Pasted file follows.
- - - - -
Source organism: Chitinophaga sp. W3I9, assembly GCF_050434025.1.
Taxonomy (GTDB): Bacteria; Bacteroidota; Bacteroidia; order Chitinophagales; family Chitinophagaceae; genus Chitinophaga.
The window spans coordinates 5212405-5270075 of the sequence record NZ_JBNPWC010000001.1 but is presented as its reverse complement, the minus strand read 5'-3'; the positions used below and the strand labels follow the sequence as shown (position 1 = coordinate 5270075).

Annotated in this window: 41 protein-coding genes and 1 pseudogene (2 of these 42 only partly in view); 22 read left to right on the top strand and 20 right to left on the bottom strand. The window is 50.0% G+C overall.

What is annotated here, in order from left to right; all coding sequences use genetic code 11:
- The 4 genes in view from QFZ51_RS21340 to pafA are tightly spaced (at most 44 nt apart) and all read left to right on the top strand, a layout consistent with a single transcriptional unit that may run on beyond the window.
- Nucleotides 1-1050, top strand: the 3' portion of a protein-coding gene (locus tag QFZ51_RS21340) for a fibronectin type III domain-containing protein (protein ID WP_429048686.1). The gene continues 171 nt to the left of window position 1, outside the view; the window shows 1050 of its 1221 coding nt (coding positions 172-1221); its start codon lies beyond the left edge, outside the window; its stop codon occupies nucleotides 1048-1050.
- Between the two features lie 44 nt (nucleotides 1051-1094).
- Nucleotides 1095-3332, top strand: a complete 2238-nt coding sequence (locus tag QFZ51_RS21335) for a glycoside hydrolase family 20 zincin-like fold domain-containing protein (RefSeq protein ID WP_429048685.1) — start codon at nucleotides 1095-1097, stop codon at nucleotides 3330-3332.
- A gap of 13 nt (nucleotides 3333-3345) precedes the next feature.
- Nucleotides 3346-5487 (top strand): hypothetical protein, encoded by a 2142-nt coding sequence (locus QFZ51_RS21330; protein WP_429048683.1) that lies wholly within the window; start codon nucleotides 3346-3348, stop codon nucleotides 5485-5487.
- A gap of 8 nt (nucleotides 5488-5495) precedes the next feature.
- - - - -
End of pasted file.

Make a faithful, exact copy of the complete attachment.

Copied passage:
Source organism: Chitinophaga sp. W3I9, assembly GCF_050434025.1.
Taxonomy (GTDB): Bacteria; Bacteroidota; Bacteroidia; order Chitinophagales; family Chitinophagaceae; genus Chitinophaga.
The window spans coordinates 5212405-5270075 of the sequence record NZ_JBNPWC010000001.1 but is presented as its reverse complement, the minus strand read 5'-3'; the positions used below and the strand labels follow the sequence as shown (position 1 = coordinate 5270075).

Annotated in this window: 41 protein-coding genes and 1 pseudogene (2 of these 42 only partly in view); 22 read left to right on the top strand and 20 right to left on the bottom strand. The window is 50.0% G+C overall.

What is annotated here, in order from left to right; all coding sequences use genetic code 11:
- The 4 genes in view from QFZ51_RS21340 to pafA are tightly spaced (at most 44 nt apart) and all read left to right on the top strand, a layout consistent with a single transcriptional unit that may run on beyond the window.
- Nucleotides 1-1050, top strand: the 3' portion of a protein-coding gene (locus tag QFZ51_RS21340) for a fibronectin type III domain-containing protein (protein ID WP_429048686.1). The gene continues 171 nt to the left of window position 1, outside the view; the window shows 1050 of its 1221 coding nt (coding positions 172-1221); its start codon lies beyond the left edge, outside the window; its stop codon occupies nucleotides 1048-1050.
- Between the two features lie 44 nt (nucleotides 1051-1094).
- Nucleotides 1095-3332, top strand: a complete 2238-nt coding sequence (locus tag QFZ51_RS21335) for a glycoside hydrolase family 20 zincin-like fold domain-containing protein (RefSeq protein ID WP_429048685.1) — start codon at nucleotides 1095-1097, stop codon at nucleotides 3330-3332.
- A gap of 13 nt (nucleotides 3333-3345) precedes the next feature.
- Nucleotides 3346-5487 (top strand): hypothetical protein, encoded by a 2142-nt coding sequence (locus QFZ51_RS21330; protein WP_429048683.1) that lies wholly within the window; start codon nucleotides 3346-3348, stop codon nucleotides 5485-5487.
- A gap of 8 nt (nucleotides 5488-5495) precedes the next feature.